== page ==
It’s been a cold week in north Arkansas, with daytime highs not climbing out of the forties, and the first snow of the winter on the ground. Snow in this part of the world rarely accumulates more than an inch and melts quickly, so it’s brief presence as a thin white crust on the pastures and wooded hillsides is exciting and undeniably beautiful for residents and visitors alike. The cold weather eliminates even more fishing pressure from an uncrowded time on the area’s fisheries, providing a winter sportsman’s paradise, voided of competition. This weekend the weather should cooperate and provide some afternoons in the fifties with mild winds. Come and enjoy some solitude and reflection on the river – its wide open waters can absorb worries and troubles and replace them with a tight line and a bent rod.
Currently the general pattern of water release on both White and Norfork Tailwaters has been two large pulses of generation, one in the morning and one in the evening, with periods of minimum flow in between. Today’s SWPA projection however, shows Norfork shutting off at 11am, White shutting off at 1pm, and neither tailwater running any more water the rest of the day. WADE FISHERMEN, there are some awesome, low fishing pressure opportunities for you right now, you just need to plan ahead and pay attention. Just because the water is down doesn’t mean it won’t come back up in the same day. The upper river (closer to the dam) will drop out first, but will also refill with water first, once generators come back on. Bull Shoals State Park would be an ideal walk-in access, as would Gaston’s resort, or Three Chutes off of Denton Ferry Road. Norfork is walk-in accessible at Quarry Park and Ackerman. If you’re thinking of crossing the river channel, keep in mind the water could be coming up again, and you should not assume that the timing will follow the SWPA projection. Don’t trust the projection and be responsible for your own safety.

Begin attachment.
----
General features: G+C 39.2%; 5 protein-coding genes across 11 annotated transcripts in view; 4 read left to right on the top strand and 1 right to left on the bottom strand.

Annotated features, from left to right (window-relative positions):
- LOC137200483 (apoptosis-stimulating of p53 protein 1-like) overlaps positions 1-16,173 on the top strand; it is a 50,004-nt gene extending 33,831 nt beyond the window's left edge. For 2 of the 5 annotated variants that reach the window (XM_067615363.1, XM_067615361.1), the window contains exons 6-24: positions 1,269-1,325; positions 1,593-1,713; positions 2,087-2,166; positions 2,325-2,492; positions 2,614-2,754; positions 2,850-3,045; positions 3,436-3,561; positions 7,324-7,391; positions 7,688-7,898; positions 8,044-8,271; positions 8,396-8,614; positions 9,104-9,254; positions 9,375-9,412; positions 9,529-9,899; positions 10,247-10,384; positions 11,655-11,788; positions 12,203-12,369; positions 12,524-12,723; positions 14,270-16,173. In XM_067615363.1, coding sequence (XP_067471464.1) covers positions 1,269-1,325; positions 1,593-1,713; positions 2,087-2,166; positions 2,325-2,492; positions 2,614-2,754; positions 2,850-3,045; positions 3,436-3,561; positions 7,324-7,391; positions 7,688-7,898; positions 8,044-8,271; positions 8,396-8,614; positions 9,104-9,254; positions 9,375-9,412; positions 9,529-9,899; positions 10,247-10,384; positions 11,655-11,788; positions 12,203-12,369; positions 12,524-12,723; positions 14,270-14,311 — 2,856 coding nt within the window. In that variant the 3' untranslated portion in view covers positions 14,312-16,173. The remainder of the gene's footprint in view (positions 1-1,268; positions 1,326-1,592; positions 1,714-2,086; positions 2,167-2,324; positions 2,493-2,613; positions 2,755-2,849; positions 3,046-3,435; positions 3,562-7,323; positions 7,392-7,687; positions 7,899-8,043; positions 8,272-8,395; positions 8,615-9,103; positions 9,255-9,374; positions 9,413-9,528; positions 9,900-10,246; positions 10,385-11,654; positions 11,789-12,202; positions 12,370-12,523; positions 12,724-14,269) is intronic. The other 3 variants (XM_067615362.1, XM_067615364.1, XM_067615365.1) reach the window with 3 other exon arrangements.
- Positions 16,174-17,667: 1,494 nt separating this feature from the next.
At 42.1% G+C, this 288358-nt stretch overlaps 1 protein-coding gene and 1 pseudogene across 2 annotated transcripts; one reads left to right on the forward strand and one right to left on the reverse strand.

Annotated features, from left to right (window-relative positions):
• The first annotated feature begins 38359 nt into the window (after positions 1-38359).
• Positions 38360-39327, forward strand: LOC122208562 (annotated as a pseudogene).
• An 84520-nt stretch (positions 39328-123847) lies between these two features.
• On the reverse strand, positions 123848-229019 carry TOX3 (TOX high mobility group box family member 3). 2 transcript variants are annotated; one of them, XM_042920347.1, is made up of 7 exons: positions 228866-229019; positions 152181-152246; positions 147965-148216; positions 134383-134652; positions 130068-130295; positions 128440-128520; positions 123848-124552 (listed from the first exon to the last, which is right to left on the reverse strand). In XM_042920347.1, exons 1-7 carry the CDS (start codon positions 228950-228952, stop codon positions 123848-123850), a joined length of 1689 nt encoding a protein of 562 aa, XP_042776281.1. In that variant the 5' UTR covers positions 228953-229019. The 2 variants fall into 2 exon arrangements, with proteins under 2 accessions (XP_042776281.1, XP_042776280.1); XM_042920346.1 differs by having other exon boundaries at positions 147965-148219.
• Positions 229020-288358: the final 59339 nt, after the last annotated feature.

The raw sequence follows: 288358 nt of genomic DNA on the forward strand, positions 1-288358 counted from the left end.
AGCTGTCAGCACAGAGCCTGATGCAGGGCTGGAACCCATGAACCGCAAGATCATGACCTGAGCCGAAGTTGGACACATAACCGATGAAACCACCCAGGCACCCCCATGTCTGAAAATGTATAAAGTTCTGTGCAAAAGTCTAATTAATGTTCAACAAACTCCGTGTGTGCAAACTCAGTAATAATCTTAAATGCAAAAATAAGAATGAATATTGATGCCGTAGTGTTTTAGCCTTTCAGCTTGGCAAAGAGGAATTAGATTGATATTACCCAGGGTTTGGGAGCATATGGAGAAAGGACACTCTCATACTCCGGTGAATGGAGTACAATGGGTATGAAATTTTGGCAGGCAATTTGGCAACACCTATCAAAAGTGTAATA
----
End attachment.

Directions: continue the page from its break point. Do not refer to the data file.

Periods of low water are best fished with light weight strike indicators like the stick on variety, and an assortment of small nymphs, midges, and crustaceans. Modestly weighted Hare’s Ear nymphs, Pheasant Tails, Iron Lotus, and Micro Mayflies are great mayfly nymph imitations. Ruby, Root Beer, Redneck, and DW Super or Whitetail midges should cover the bases. Hunchback Scuds, DW Sowbugs, and Tailwater Sowbugs should be deadly. If all else fails, swing Tailwater Soft Hackles and small Wooly Buggers across moving water.
Periods of high flow provide opportunities to chuck some meat. Try indicator fishing with large egg and worm patterns, or dead baitfish imitations like Meat Whistle, AR Beadhead, Flesh Flies, and Sparkle Minnows. If you’re a streamer junkie, aggressively strip Double Deceivers, Modern Deceivers, Twerking Minnows, Big Johnsons, and Bangtails.